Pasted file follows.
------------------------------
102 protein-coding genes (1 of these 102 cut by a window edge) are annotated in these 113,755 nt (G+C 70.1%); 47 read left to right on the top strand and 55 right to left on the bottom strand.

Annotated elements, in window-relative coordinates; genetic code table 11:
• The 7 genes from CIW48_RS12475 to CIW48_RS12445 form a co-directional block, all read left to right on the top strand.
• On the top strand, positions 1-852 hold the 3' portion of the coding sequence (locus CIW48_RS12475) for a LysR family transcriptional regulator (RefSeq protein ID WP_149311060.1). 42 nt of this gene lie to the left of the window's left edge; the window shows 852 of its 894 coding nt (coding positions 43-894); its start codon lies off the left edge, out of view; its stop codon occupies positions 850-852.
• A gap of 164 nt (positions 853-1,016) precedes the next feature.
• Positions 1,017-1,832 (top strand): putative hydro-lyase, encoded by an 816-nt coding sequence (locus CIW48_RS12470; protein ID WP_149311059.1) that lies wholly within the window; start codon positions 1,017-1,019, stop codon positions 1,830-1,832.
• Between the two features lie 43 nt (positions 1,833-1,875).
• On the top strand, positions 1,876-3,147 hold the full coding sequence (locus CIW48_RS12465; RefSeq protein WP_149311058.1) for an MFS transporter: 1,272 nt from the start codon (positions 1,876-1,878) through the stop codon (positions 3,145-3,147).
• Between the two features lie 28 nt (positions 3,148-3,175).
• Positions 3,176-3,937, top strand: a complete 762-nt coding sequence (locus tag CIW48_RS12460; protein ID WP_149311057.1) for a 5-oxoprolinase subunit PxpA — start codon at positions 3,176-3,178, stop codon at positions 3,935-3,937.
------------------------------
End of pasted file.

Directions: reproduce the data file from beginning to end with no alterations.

102 protein-coding genes (1 of these 102 cut by a window edge) are annotated in these 113,755 nt (G+C 70.1%); 47 read left to right on the top strand and 55 right to left on the bottom strand.

Annotated elements, in window-relative coordinates; genetic code table 11:
• The 7 genes from CIW48_RS12475 to CIW48_RS12445 form a co-directional block, all read left to right on the top strand.
• On the top strand, positions 1-852 hold the 3' portion of the coding sequence (locus CIW48_RS12475) for a LysR family transcriptional regulator (RefSeq protein ID WP_149311060.1). 42 nt of this gene lie to the left of the window's left edge; the window shows 852 of its 894 coding nt (coding positions 43-894); its start codon lies off the left edge, out of view; its stop codon occupies positions 850-852.
• A gap of 164 nt (positions 853-1,016) precedes the next feature.
• Positions 1,017-1,832 (top strand): putative hydro-lyase, encoded by an 816-nt coding sequence (locus CIW48_RS12470; protein ID WP_149311059.1) that lies wholly within the window; start codon positions 1,017-1,019, stop codon positions 1,830-1,832.
• Between the two features lie 43 nt (positions 1,833-1,875).
• On the top strand, positions 1,876-3,147 hold the full coding sequence (locus CIW48_RS12465; RefSeq protein WP_149311058.1) for an MFS transporter: 1,272 nt from the start codon (positions 1,876-1,878) through the stop codon (positions 3,145-3,147).
• Between the two features lie 28 nt (positions 3,148-3,175).
• Positions 3,176-3,937, top strand: a complete 762-nt coding sequence (locus tag CIW48_RS12460; protein ID WP_149311057.1) for a 5-oxoprolinase subunit PxpA — start codon at positions 3,176-3,178, stop codon at positions 3,935-3,937.